L12. Blood Pressure Control and Hypertension Flashcards Preview

02. Cardiovascular > L12. Blood Pressure Control and Hypertension > Flashcards

Flashcards in L12. Blood Pressure Control and Hypertension Deck (16):

What is the major mechanism for the circulatory system for measuring its cardiac output? What are the other means?

Blood pressure is the main readout

In desperate times, it can also use readings of pH, PCO2 and PO2


How is blood pressure and cardiac output controlled?

Mainly neurally in the brainstem centres


What is the baroreceptor reflex and what does it control?

A reflex mechanism that maintains blood pressure homeostasis.
A negative feedback system


What are the sensors of the baroreceptor reflex? And how do they relay information back?

Arterial baroreceptors in the carotid sinus and aortic arch and preglomerular arterioles

They sense changes in pressure (by stretch) and convey messages to the autonomic centres of the brain. (They are continuously firing information and and CHANGE in firing is interpreted as a rise or fall of blood pressure)


Where is the brainstem cardiovascular control centre?

In the medulla of the brainstem which has processor and depressor centres in it


What is the sympathetic and parasympthathetic innervations of the medullary cardiovascular control centres?

Sympathetic: Increases HR and decreases conduction time, increases contractility (increase intracellular Ca) and increases TPR (vasoconstriction) and increases venous tone (increaes venous return)

Parasympathetic: reduces HR and increases conduction time.


The baroreceptor reflex acts as a buffer. Explain this statement

The baroreceptor reflex is set to a small range of blood pressures and any ranges outside this, the reflex is caused to act to return it to the set range.

It also smooths out the large variations in pressure

Dennervating it = loose the control


Can the baroreceptor threshold change?

Yes, it is able to reset to new pressures but takes 1-2 days of adjustment


What range does the baroreceptor become silent to the brain? Why is this so?

When pressure reaches below below 60 mmHg (very dire and low) and the silence signals to the brain that there is not enough delivery of flow.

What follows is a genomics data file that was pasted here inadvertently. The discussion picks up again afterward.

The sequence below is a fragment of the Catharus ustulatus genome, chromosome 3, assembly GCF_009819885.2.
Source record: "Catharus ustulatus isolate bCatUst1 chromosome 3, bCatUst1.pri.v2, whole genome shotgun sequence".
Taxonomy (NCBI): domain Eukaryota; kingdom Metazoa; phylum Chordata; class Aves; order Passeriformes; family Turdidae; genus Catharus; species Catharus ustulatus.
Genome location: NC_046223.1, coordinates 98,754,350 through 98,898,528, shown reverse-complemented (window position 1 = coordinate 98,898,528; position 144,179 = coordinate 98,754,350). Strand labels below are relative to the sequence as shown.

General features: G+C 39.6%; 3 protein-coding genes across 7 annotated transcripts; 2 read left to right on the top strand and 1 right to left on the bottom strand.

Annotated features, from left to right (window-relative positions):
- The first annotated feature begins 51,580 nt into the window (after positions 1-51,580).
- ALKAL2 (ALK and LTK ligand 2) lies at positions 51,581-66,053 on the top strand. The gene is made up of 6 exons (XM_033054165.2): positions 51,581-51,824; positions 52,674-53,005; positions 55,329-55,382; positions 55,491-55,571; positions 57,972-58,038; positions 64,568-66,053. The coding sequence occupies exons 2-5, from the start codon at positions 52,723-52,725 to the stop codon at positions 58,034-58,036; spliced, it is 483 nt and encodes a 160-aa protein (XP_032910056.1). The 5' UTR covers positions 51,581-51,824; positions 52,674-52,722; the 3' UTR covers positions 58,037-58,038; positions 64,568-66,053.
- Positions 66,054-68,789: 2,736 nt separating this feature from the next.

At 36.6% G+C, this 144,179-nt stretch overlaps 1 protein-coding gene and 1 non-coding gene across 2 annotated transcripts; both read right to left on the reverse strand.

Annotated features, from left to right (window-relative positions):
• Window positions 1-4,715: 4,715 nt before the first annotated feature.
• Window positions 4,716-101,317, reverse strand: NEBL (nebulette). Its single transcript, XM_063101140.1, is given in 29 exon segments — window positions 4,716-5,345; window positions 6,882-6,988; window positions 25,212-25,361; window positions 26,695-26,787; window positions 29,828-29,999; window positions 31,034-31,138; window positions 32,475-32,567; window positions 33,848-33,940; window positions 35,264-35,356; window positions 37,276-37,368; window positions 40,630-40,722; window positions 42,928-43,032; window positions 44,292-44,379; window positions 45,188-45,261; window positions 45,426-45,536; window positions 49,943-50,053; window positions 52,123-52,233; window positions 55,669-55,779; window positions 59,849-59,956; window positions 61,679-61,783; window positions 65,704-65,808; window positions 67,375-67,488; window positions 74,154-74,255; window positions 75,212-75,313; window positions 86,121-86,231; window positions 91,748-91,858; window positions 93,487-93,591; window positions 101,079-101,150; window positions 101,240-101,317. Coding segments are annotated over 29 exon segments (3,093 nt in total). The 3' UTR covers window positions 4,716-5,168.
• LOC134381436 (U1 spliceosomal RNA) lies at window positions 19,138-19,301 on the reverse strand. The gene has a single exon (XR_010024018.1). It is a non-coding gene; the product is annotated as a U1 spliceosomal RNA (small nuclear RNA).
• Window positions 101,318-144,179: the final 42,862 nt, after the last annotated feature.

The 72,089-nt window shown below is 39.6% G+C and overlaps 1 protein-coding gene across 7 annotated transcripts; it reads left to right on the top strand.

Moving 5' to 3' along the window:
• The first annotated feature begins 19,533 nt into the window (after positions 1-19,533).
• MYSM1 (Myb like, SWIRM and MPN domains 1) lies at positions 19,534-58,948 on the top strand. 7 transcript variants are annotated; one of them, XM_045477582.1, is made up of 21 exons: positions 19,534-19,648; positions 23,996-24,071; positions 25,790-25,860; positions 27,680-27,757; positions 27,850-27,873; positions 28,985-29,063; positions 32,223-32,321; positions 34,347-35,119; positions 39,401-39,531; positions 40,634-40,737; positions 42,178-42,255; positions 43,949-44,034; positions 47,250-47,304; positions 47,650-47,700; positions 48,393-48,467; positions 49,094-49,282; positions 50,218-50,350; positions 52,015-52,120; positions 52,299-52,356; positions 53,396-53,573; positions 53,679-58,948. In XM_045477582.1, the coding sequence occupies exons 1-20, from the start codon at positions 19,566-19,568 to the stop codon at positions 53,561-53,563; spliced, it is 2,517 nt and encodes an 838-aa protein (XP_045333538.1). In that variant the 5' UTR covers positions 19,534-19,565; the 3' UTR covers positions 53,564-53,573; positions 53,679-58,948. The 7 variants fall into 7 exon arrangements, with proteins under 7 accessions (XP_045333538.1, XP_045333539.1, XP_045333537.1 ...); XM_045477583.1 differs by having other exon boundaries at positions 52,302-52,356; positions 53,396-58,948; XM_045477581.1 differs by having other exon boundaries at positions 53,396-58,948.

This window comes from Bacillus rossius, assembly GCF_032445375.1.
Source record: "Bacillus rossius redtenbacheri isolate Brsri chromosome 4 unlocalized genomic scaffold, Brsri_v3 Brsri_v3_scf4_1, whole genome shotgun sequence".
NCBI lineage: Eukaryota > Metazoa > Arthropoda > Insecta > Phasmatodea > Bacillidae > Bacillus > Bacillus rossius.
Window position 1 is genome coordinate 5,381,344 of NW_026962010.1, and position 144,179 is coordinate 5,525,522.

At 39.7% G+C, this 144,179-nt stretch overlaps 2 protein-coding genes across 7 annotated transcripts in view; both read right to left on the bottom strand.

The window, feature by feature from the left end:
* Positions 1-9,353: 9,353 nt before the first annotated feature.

At this point the PO2 and PCO2 levels dramatically change and these chemoreceptors take over in sensing


What are the chemoreceptors, where are they located?

Respond to very low O2 concentrations and are located in the carotid and aortic bodies just outside the arteries. And are stimulated at low Mean Arterial Pressures


What does the blood pressure distribution (among the population) look like

Unimodal but not symmetrical (tends to skew towards the upper end)


How does blood pressure distribute in the population?

Men > Women
Age > young
Large body size > smaller


How does systolic and diastolic pressure change with age?

Both increase with age
Diastolic tends to plateau out earlier (meaning that pulse pressure rises) this is due to a decreasing compliance of the arteries with age (especially atherosclerosis)


Is there dirunal variation in BP?

Lower at night (by about 20 mmHg) with less variability
There is less sympathetic activity at night: the renin angiotensin system takes over the majority of control at night


What is the definition of hypertension?

Systolic pressure > 140 mmHg
Not necessarily disease state (operational definition)


What is the population paradox in terms of CVD disease?

The greatest numbers of deaths due to BP occur with those with average BPs (not high ends) because they have moderate risks and aren't the type to use drugs
The paradox states: more deaths occur in the larger number of people at moderate risk than the small number at high risk